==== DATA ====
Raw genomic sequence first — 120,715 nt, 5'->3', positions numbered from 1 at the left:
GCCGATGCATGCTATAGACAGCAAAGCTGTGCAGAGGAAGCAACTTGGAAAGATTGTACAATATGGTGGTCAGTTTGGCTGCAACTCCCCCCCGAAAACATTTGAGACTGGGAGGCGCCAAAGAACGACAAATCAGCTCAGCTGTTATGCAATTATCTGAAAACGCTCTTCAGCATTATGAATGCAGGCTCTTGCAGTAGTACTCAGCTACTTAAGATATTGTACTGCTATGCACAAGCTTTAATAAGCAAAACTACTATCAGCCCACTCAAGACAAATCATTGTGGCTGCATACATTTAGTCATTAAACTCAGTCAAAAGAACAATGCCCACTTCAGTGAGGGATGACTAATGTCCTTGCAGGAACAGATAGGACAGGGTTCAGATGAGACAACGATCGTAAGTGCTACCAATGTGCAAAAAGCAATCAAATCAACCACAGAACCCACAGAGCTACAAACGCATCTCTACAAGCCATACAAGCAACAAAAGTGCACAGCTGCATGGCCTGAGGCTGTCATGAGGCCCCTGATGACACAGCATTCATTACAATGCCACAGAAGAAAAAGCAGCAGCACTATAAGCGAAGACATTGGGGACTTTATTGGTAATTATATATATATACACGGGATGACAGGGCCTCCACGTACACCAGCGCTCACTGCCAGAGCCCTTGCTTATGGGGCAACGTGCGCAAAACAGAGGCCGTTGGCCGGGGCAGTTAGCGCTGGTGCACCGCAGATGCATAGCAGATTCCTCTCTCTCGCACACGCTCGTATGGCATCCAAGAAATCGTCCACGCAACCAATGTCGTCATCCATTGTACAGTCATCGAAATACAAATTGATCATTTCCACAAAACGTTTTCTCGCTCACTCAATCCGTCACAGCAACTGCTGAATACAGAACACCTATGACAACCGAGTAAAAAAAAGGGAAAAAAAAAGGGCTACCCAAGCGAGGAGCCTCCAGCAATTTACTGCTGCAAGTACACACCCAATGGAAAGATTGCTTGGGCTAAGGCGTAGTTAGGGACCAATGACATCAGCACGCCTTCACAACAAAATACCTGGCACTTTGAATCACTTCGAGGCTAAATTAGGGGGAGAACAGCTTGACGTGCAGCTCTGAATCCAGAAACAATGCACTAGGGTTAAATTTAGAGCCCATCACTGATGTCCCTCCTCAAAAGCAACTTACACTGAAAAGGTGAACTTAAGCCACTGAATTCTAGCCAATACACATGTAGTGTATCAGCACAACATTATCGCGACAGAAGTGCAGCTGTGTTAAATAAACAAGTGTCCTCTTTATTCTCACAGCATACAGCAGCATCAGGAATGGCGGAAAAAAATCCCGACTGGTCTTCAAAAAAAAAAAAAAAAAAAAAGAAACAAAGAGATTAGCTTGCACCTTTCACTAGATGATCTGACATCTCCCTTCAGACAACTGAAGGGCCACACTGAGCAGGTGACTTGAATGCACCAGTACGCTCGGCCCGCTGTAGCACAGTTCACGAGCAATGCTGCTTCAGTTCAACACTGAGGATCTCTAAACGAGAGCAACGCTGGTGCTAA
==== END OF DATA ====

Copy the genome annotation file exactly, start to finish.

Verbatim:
Raw genomic sequence first — 120,715 nt, 5'->3', positions numbered from 1 at the left:
GCCGATGCATGCTATAGACAGCAAAGCTGTGCAGAGGAAGCAACTTGGAAAGATTGTACAATATGGTGGTCAGTTTGGCTGCAACTCCCCCCCGAAAACATTTGAGACTGGGAGGCGCCAAAGAACGACAAATCAGCTCAGCTGTTATGCAATTATCTGAAAACGCTCTTCAGCATTATGAATGCAGGCTCTTGCAGTAGTACTCAGCTACTTAAGATATTGTACTGCTATGCACAAGCTTTAATAAGCAAAACTACTATCAGCCCACTCAAGACAAATCATTGTGGCTGCATACATTTAGTCATTAAACTCAGTCAAAAGAACAATGCCCACTTCAGTGAGGGATGACTAATGTCCTTGCAGGAACAGATAGGACAGGGTTCAGATGAGACAACGATCGTAAGTGCTACCAATGTGCAAAAAGCAATCAAATCAACCACAGAACCCACAGAGCTACAAACGCATCTCTACAAGCCATACAAGCAACAAAAGTGCACAGCTGCATGGCCTGAGGCTGTCATGAGGCCCCTGATGACACAGCATTCATTACAATGCCACAGAAGAAAAAGCAGCAGCACTATAAGCGAAGACATTGGGGACTTTATTGGTAATTATATATATATACACGGGATGACAGGGCCTCCACGTACACCAGCGCTCACTGCCAGAGCCCTTGCTTATGGGGCAACGTGCGCAAAACAGAGGCCGTTGGCCGGGGCAGTTAGCGCTGGTGCACCGCAGATGCATAGCAGATTCCTCTCTCTCGCACACGCTCGTATGGCATCCAAGAAATCGTCCACGCAACCAATGTCGTCATCCATTGTACAGTCATCGAAATACAAATTGATCATTTCCACAAAACGTTTTCTCGCTCACTCAATCCGTCACAGCAACTGCTGAATACAGAACACCTATGACAACCGAGTAAAAAAAAGGGAAAAAAAAAGGGCTACCCAAGCGAGGAGCCTCCAGCAATTTACTGCTGCAAGTACACACCCAATGGAAAGATTGCTTGGGCTAAGGCGTAGTTAGGGACCAATGACATCAGCACGCCTTCACAACAAAATACCTGGCACTTTGAATCACTTCGAGGCTAAATTAGGGGGAGAACAGCTTGACGTGCAGCTCTGAATCCAGAAACAATGCACTAGGGTTAAATTTAGAGCCCATCACTGATGTCCCTCCTCAAAAGCAACTTACACTGAAAAGGTGAACTTAAGCCACTGAATTCTAGCCAATACACATGTAGTGTATCAGCACAACATTATCGCGACAGAAGTGCAGCTGTGTTAAATAAACAAGTGTCCTCTTTATTCTCACAGCATACAGCAGCATCAGGAATGGCGGAAAAAAATCCCGACTGGTCTTCAAAAAAAAAAAAAAAAAAAAAGAAACAAAGAGATTAGCTTGCACCTTTCACTAGATGATCTGACATCTCCCTTCAGACAACTGAAGGGCCACACTGAGCAGGTGACTTGAATGCACCAGTACGCTCGGCCCGCTGTAGCACAGTTCACGAGCAATGCTGCTTCAGTTCAACACTGAGGATCTCTAAACGAGAGCAACGCTGGTGCTAA